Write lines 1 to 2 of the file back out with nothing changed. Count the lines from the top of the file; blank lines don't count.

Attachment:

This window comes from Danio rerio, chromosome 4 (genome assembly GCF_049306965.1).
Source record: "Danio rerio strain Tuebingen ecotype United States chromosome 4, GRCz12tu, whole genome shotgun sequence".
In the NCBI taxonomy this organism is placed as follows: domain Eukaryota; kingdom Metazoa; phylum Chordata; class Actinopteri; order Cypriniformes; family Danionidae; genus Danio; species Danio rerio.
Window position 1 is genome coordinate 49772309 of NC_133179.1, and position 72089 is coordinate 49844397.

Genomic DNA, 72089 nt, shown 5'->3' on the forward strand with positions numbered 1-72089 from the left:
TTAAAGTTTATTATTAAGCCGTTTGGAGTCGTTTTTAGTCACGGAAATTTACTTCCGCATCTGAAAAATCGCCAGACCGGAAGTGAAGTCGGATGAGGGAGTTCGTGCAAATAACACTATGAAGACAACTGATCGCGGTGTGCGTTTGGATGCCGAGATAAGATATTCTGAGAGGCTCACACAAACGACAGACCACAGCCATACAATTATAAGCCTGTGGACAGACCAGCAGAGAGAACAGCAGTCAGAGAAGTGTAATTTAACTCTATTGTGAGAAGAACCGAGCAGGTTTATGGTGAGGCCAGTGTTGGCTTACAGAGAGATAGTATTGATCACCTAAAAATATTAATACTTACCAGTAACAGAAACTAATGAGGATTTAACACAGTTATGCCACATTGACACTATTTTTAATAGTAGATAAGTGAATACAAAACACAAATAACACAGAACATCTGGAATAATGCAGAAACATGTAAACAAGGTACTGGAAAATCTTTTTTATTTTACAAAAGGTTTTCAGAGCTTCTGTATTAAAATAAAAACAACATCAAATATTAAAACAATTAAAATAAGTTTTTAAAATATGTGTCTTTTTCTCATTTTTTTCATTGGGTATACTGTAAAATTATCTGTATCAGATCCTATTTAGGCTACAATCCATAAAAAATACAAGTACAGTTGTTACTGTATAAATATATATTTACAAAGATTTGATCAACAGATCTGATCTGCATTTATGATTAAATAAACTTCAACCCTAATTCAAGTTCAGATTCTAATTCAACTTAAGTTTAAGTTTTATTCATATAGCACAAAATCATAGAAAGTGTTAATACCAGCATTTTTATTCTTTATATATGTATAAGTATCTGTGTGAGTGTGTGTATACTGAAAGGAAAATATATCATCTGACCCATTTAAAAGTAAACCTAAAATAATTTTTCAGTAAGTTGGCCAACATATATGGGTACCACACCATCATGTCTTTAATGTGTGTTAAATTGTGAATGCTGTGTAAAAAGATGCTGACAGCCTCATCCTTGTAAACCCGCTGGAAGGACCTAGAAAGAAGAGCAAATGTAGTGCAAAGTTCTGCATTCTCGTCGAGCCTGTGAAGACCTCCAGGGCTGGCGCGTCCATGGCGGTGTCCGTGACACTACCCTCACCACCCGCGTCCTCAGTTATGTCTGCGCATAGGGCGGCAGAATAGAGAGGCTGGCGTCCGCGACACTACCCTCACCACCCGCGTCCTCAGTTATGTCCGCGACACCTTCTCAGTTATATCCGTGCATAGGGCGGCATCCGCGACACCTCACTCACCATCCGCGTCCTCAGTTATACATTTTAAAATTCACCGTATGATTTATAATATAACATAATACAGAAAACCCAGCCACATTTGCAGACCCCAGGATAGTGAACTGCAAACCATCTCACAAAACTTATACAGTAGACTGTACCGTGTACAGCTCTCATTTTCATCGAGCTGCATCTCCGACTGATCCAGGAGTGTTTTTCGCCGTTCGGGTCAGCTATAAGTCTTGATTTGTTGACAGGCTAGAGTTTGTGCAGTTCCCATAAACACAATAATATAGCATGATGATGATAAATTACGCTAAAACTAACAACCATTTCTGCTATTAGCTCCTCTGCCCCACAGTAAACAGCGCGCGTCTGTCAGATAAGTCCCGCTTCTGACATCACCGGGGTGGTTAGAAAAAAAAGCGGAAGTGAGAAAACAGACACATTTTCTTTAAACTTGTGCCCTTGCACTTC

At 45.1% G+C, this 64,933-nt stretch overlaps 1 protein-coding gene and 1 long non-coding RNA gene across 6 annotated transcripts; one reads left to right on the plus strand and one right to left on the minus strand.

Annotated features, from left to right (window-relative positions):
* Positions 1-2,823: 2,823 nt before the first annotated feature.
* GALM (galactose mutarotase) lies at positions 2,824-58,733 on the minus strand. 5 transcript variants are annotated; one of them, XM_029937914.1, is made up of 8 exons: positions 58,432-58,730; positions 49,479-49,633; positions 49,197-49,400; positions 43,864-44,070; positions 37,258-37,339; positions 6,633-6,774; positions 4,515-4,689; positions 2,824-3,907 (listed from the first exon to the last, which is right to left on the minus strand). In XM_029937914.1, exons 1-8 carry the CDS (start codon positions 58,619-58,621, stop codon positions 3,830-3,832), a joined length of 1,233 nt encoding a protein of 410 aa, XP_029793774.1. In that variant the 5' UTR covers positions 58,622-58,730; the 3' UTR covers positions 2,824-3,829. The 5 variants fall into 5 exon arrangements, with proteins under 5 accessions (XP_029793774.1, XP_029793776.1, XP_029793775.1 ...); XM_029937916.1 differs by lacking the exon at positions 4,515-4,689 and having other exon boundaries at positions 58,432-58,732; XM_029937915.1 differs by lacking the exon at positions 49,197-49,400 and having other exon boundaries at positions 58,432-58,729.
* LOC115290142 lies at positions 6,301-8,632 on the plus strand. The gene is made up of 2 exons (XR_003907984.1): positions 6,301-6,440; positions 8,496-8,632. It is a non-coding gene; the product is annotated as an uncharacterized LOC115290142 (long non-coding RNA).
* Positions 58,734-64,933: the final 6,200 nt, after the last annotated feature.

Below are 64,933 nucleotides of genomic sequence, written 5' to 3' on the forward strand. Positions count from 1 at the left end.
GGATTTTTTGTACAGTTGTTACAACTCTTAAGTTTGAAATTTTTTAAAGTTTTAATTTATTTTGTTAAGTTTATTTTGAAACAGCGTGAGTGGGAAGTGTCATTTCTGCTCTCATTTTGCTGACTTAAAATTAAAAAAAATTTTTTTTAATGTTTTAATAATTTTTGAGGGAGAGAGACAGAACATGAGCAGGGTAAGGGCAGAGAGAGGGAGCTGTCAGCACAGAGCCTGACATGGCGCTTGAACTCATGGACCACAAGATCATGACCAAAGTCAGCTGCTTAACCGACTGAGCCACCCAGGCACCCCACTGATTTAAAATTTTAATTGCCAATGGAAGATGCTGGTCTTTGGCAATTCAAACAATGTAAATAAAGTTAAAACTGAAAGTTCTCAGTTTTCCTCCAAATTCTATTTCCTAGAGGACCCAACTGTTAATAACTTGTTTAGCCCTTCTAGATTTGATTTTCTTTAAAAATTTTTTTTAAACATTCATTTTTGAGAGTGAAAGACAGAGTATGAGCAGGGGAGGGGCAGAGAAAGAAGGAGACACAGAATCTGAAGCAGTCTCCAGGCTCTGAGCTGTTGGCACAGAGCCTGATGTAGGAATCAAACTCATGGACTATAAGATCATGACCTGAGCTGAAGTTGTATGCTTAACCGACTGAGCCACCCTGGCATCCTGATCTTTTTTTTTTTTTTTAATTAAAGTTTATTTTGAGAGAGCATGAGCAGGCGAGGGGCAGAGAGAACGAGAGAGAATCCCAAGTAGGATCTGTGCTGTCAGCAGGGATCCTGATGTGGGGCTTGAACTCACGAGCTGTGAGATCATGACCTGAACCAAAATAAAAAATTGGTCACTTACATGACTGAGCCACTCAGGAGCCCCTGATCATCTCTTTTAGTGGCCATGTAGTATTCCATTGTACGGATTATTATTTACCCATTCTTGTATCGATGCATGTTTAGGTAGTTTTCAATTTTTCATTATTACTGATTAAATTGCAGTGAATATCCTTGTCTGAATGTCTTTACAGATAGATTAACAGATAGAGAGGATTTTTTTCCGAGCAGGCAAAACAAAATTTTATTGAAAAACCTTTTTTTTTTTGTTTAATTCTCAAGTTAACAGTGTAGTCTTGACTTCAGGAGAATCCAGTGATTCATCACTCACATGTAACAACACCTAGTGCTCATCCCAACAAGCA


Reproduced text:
This window comes from Danio rerio, chromosome 4 (genome assembly GCF_049306965.1).
Source record: "Danio rerio strain Tuebingen ecotype United States chromosome 4, GRCz12tu, whole genome shotgun sequence".